United States District Court, S.D. Illinois
TONY N. FENNELL Y19999, Plaintiff,
MIKE DICKSON, and DR. BLANKENSHIP, Defendants.
MEMORANDUM AND ORDER
PHIL GILBERT, UNITED STATES DISTRICT JUDGE
brings this pro se civil rights action pursuant to
42 U.S.C. § 1983. Plaintiff is presently incarcerated at
Graham Correctional Center. Plaintiff brings claims
pertaining to his arrest and subsequent detention at the
Madison County Jail. In connection with his claims, Plaintiff
names Mike Dickson (Captain, Madison County Sheriff's
Dept.) and Dr. Blankenship (Physician, Madison County Jail).
case is now before the Court for a preliminary review of the
Complaint pursuant to 28 U.S.C. § 1915A, which provides:
(a) Screening - The court shall review,
before docketing, if feasible or, in any event, as soon as
practicable after docketing, a complaint in a civil action in
which a prisoner seeks redress from a governmental entity or
officer or employee of a governmental entity.
(b) Grounds for Dismissal - On review, the
court shall identify cognizable claims or dismiss the
complaint, or any portion of the complaint, if the complaint-
(1) is frivolous, malicious, or fails to state a claim on
which relief may be granted; or
(2) seeks monetary relief from a defendant who is immune from
action or claim is frivolous if “it lacks an arguable
basis either in law or in fact.” Neitzke v.
Williams, 490 U.S. 319, 325 (1989). Frivolousness is an
objective standard that refers to a claim that any reasonable
person would find meritless. Lee v. Clinton, 209
F.3d 1025, 1026-27 (7th Cir. 2000). An action fails to state
a claim upon which relief can be granted if it does not plead
“enough facts to state a claim to relief that is
plausible on its face.” Bell Atlantic Corp. v.
Twombly, 550 U.S. 544, 570 (2007). The claim of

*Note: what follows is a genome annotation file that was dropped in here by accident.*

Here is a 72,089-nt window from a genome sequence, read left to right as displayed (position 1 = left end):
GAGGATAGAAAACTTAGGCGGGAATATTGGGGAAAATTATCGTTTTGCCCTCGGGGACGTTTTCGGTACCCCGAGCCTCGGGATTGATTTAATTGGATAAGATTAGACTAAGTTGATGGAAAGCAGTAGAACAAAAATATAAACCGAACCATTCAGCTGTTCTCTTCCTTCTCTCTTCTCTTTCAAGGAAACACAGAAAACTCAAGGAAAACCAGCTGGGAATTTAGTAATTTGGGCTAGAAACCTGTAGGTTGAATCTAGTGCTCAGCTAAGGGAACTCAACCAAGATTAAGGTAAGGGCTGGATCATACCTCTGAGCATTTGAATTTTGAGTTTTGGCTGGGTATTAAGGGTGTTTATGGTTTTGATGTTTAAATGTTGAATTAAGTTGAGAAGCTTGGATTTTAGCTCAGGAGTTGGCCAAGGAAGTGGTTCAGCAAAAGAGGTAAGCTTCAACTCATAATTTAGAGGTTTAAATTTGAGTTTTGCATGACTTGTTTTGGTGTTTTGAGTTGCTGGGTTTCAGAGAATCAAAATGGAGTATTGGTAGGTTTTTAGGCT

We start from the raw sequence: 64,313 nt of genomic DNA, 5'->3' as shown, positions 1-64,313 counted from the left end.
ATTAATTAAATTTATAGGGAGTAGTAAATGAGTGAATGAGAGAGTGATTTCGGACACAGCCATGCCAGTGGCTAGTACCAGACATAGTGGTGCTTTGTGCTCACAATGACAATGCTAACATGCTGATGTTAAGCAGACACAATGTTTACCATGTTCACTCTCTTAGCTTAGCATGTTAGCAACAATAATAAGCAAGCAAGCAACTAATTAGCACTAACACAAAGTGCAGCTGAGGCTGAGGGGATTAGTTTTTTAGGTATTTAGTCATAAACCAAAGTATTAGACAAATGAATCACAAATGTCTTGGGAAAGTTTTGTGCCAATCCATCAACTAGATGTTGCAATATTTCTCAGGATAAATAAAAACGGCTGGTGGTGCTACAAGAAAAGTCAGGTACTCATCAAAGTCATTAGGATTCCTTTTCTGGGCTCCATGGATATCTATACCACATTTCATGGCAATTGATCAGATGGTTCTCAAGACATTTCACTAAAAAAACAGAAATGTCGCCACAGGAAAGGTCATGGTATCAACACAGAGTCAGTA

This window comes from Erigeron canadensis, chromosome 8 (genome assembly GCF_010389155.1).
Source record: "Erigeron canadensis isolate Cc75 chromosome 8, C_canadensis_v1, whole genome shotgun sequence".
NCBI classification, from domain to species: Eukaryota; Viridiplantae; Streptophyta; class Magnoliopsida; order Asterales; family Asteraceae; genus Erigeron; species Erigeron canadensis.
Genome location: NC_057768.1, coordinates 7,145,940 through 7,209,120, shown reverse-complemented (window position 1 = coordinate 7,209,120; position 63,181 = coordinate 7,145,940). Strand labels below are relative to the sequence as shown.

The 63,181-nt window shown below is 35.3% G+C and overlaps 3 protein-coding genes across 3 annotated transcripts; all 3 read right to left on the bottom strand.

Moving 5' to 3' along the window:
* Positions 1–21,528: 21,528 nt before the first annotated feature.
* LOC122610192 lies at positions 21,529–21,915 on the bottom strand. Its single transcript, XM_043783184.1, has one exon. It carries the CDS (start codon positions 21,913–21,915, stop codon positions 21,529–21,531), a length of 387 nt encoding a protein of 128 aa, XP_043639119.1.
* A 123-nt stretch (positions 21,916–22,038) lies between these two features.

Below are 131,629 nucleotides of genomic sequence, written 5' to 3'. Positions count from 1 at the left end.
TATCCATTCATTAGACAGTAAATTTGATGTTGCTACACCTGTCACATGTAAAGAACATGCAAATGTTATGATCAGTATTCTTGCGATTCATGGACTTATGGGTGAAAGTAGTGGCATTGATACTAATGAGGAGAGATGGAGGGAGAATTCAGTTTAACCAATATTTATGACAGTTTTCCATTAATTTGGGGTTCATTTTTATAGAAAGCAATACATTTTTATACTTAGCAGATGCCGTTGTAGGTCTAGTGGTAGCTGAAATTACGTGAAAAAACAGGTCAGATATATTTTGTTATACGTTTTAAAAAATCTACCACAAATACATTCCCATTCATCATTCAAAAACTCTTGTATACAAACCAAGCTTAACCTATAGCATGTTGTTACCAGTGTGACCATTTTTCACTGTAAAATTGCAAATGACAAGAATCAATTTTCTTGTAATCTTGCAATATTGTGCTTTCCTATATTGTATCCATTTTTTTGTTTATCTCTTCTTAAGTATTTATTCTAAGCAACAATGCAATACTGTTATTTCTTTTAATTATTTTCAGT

entitlement to relief must cross “the line between
possibility and plausibility.” Id. at 557. At
this juncture, the factual allegations of the pro se
complaint are to be liberally construed. See Rodriguez v.
Plymouth Ambulance Serv., 577 F.3d 816, 821 (7th Cir.
“Madison County Sherriff's Department”
arrested Plaintiff on September 10, 2015. (Doc. 1, p. 5).
Approximately 35-40 days prior to being arrested, Plaintiff
had surgery performed on his knee. Id. The surgery
was necessary because Plaintiff had been shot and part of his
kneecap was “blown off.” Id. Because of
the injury and recent surgery, Plaintiff was using crutches
at the time of his arrest. Id. Plaintiff contends
that when he was arrested, his crutches were taken and he was
forced to walk on his injured leg. Id.
arrest, Plaintiff was detained at the Madison County Jail.
Id. Plaintiff contends his rights were violated at
the jail because he could not see his knee surgeon, did not
receive proper pain management, and did not receive
“any proper medical attention.” Id.
Complaint suggests that Plaintiff is attempting to assert two
Eighth Amendment claims for deliberate indifference. The
first claims pertains to arresting officers not allowing
Plaintiff to use his crutches at the time of arrest,
resulting in Plaintiff walking on an injured leg. The second
claim pertains to allegedly inadequate medical care for
Plaintiff's injured knee when Plaintiff was a pretrial
detainee at the Madison County Jail. The alleged facts fall
short of stating a claim for deliberate indifference. The
fact that Plaintiff was not allowed to use his crutches,
during an arrest, standing alone, does not suggest deliberate
indifference. Further, the threadbare allegations pertaining
to inadequate pain management and/or care while detained are
insufficient to state a claim for deliberate indifference.
Complaint also fails to associate specific defendants with
specific claims. Dickson and Blankenship are identified as
defendants in the case caption and list of defendants.
However, with the exception of their job descriptions
(describing Dickson as “the captain of the force that
arrested me” and Blankenship as “the doctor